Instapundit spotted and featured this site, "Bad Vestments," which means that the political color for the moment is libertarian true blue. The site itself features photographs of lavish, odd, or, if I may, ugly liturgical clothing being worn by priests and bishops. The site's recurrent theme is "because Christian worship is not supposed to be about you." As far as I can see, its creator doesn't identify her- or himself, so one can only speculate about the coloration of their theological views. One hint is the persistent references to the presiding bishop of the Episcopal Church, the Most Rev. Katharine Jefferts Schori, as Mrs. Schori, a commonplace on theologically conservative blogs, where some find her views objectionable and others, her gender, at least insofar as its being fit for the episcopacy is concerned.
No question that the site is a hoot. Yet ridicule is a questionable activity for Christians (mea culpa, he quickly adds), anonymous ridicule* even more so. It's in the paradox of Christ that when we fault others for acting as though it's all about them, it can mean that it's all about us. If the authors of "Bad Vestments" have an idol, it's liturgical exactitude. Like two of the folksingers in "A Mighty Wind," we prayer book-thumping Christians are tempted to worship color -- purple for Lent and the impending season of Advent, white for Christmas and Easter (and weddings and funerals), red for Pentecost (think the tongues of fire as the Holy Spirit descended on the church).
Many of the priests and bishops depicted at "Bad Vestments" are thinking well outside the basic Crayola box. One smiling bishop is arrayed in cathedral stone gray, which doesn't show up on any of the liturgical calendars I've seen. As for ordinary time, or, as some say, "after Pentecost," the long season between Trinity Sunday and Advent, green is called for, but surely not lime green, Holy Father. And yet what's the matter with a little variety within the confines of those all-too-familiar basic color groups? Suggesting it has to be a certain green is akin to arguing that God prefers the King James Version of the Bible.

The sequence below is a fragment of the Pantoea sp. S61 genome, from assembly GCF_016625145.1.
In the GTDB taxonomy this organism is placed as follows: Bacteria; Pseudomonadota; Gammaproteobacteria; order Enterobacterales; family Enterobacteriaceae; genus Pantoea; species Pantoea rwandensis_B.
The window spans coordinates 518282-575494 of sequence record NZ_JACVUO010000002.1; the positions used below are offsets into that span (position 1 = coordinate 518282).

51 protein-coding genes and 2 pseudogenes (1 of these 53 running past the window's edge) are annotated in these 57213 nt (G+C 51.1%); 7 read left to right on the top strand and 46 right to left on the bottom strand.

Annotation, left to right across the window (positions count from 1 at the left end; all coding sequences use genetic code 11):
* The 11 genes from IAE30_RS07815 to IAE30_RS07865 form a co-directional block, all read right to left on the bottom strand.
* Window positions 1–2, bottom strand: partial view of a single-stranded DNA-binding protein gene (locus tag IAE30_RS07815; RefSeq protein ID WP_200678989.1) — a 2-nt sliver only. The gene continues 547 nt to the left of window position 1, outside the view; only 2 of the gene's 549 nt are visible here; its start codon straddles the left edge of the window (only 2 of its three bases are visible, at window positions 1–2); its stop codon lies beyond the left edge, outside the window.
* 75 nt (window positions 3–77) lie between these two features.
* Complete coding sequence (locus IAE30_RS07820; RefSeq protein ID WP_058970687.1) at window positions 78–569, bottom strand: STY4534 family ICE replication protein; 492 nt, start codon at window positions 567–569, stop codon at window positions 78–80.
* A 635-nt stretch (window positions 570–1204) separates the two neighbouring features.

To be fair, "Bad Vestments" doesn't seem to be making such a restrictive point. Creative is one thing. Hideous is, of course, another. The site's other targets are we pastors whose raiment sometimes screams, "Please look at me, and get ready for a homily about where this bizarre rig came from." As a matter of fact, I have some stoles (the long strips of colored cloth, a vestige of Roman senators' garb, that priests wear around their necks) that people have given me or that are meaningful for some other reason. This especially applies to those I've brought home from two Holy Land pilgrimages. The red stole shown here, a treasured gift from the Altar Guild of the Cathedral Center of St. Paul in the Diocese of Los Angeles, prevented me from being the most inconspicuously dressed new priest in recent history at my ordination in January 2004, for which I'd neglected to order a custom-made chasuble as my beloved colleagues had.
It makes me feel good to wear these items, and sometimes I'm tempted to talk about them during sermons, but I rarely if ever do. I'm not sure why. And then's there's the issue of wearing our own vestments at all. Before almost every service, and especially on Sunday, I remember advice from my mentor, the Rev. Canon Mark Shier, now enjoying the first months of a well-earned retirement as rector of St. Andrew's Episcopal Church. A priest of God for over a third of a century, he had a sacristy drawer full of personal vestments that he wore for weekday services but almost never on Sundays. He told me that that it gives the congregation pleasure and perhaps even some comfort to see their priest wearing a stole from the same set, as the Altar Guild would say, as what they see on the altar and the ambo (the liturgically correct term for lectern).
Yesterday at St. John's, our church was dressed in white to help us remember Christ the King on the last Sunday in Pentecost. We don't get to wear white all that much, so I was tempted to reach for a white and gold stole from the heart of old Jerusalem, the handiwork of Sami Barsom, a Syriac Orthodox tailor I met in 2007. I've worn it often enough on Sundays that it's soaked in the water of a score of baptisms. But just before the first service began this week, for whatever reason I heard my teacher's voice, so I wore the beautiful white St. John's house stole instead. Yep. I matched. Even when it's not about the clothes, it is.
*Mea maxima culpa, because each post, I now see, is signed by Christopher Johnson. Sorry about that, brother.
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